In a moment of inspiration while en route from Santa Monica to Long Beach -- I reached down, grabbed my water bottle from its cage beneath my seat, wriggled it free, and successfully squirted lukewarm water into my mouth -- all while steering my 80-pound bicycle with one hand.
This may seem like a small feat...
... But for someone who could not conceive of relaxing her grip on the handlebars just two short weeks ago, it represents a huge milestone.
Remembering that first day – the panic and the cortisol that flooded my bloodstream when I tried to clip in and instead fell repeatedly – it seems impossible that we could have already reached the end of the road in California, with 600+ miles under our belts.
And yet, here we are! In San Diego, our last stop before the Mexican border.
(Or rather, ten miles northeast of San Diego. If you ever do a distance ride and your friends offer to host you when you pass through "their town," make sure to get their address BEFORE you design your route around them.)
And while the physical progress is extremely satisfying (and the upcoming 2-day break abundantly deserved)...
It also means that things are about to change, significantly.
Because, although we’ve already had our fair share of setback and calamity...
(Like the moment when two highways merged and we suddenly found ourselves sailing along in the middle of the freeway at 40 mph; or another when an oblivious driver ran Bruce off the road very slowly...)
... In reality, the California coast has been training wheels compared to what's next.
With its smooth asphalt and wide shoulders and dedicated bike lanes and ocean-view hike-and-bike campsites for $10 per person, California's version of distance cycling has been downright luxurious.
Which has allowed my general sphere of concern to remain blissfully small -- limited to whatever is happening between my body and the bicycle and the 5-foot radius of space around us.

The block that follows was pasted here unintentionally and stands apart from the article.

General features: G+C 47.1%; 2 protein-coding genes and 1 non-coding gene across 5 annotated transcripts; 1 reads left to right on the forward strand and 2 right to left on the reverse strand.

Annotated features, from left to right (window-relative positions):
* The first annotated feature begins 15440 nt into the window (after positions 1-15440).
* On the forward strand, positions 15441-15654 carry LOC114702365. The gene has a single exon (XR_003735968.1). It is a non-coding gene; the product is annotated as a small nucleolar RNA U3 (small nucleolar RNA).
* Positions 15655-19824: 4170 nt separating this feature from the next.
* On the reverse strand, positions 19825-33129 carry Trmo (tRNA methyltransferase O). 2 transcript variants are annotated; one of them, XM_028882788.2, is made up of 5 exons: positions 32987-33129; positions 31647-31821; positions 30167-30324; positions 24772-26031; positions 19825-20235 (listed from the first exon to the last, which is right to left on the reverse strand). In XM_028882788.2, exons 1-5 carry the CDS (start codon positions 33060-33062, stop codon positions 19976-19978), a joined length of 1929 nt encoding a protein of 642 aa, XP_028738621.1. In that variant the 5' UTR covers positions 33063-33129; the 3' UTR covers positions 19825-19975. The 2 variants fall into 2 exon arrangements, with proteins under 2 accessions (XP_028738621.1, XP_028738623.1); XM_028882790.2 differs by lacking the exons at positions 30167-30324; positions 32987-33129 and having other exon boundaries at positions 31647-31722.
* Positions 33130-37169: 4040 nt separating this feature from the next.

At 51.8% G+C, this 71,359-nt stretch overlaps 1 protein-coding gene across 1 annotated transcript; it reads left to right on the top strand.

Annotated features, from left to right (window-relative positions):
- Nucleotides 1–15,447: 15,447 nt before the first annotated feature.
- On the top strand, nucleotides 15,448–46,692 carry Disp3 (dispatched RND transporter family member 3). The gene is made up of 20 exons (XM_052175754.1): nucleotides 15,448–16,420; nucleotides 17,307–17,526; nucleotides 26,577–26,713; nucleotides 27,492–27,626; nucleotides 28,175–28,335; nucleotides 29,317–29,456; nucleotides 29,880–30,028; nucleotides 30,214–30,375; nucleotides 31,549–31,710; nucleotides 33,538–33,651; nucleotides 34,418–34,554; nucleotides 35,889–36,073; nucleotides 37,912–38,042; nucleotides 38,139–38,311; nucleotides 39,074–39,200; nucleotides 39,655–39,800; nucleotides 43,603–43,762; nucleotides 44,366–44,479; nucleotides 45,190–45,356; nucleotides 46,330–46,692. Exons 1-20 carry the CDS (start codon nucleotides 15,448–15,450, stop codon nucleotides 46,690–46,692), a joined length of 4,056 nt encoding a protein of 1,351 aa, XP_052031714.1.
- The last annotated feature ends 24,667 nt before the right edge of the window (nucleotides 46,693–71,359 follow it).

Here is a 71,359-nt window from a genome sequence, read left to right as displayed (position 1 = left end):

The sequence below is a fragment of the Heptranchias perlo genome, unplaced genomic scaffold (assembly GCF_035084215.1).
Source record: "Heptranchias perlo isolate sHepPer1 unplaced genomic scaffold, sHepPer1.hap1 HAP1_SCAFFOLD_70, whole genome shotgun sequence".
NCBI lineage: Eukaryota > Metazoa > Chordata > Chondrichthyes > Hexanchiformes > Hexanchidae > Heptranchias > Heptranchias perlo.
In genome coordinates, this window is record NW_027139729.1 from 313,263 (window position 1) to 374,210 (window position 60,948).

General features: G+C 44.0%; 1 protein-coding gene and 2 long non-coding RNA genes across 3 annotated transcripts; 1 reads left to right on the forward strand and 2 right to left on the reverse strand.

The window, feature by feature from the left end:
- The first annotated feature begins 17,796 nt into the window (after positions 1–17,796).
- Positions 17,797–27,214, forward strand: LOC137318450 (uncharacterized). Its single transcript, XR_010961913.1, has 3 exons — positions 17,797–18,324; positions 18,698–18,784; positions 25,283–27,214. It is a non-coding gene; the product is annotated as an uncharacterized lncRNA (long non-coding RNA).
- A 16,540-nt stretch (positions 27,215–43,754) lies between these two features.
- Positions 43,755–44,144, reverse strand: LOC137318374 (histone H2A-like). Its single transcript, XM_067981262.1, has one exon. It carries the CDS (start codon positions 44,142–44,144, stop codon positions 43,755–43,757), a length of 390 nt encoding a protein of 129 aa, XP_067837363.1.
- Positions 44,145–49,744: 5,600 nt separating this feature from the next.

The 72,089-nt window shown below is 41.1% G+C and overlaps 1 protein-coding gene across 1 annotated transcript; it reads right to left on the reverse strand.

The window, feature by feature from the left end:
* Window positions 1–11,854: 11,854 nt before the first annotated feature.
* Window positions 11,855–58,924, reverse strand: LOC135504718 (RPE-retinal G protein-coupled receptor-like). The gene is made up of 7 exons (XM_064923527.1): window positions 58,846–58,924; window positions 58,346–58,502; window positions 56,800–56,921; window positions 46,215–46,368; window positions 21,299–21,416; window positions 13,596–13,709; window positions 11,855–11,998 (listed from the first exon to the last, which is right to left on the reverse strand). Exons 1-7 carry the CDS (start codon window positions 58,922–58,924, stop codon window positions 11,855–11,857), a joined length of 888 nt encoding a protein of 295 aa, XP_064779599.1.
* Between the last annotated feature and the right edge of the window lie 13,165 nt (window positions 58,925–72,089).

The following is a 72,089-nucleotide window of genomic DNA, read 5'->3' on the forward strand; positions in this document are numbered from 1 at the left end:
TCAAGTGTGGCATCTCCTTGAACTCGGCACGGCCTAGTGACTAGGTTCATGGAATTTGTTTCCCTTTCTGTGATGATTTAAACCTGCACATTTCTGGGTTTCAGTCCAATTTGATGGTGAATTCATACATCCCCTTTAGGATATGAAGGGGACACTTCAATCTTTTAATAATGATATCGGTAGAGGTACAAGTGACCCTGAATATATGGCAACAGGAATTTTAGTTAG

Now, as we prepare to enter Mexico, that sphere of concern is about to BALLOON exponentially.
... To accommodate vast stretches of empty desert, relentless beating sun, and undrinkable water beckoning from every faucet.
And yet, when someone asked which country we were most “afraid” of cycling through, I was surprised when Bruce said Mexico.
I have such fond memories of the country – mainly from living with a host family in Tepic when I was 17, with a host sister the same age who was the queen of the local Rotary Club (she literally wore a tiara at an event we attended) and who introduced me to her crew of friends like I’d been part of it all along.
When I think of Mexico, I think of the first time I made a joke in Spanish that someone actually laughed at; the relaxed, playful vibe of no manches and no hay problema; how visibly delighted strangers get to hear you speak their language; and the joy of squeezing fresh lime on everything.
... Which, I gather, is not what MOST people think of when they imagine traversing the country by bicycle.
And while I’m extremely tempted to chronicle all the disturbing evidence that has been brought to our attention by those who love us and fear for our wellbeing...
I can’t bring myself to do that to you.
Because, while we MAY get robbed or duped or spooked more than once...
And while I fervently hope that we will NOT get kidnapped or tortured or dissolved in acid for filming in the wrong place at the wrong time...
I also believe that WHEREVER you go -- there will be good things, and there will be bad things.
And you just can’tlive your life in fearof the bad things.
Or, more accurately, you can -- but why would you want to?
Wish us luck... the adventure is only just beginning.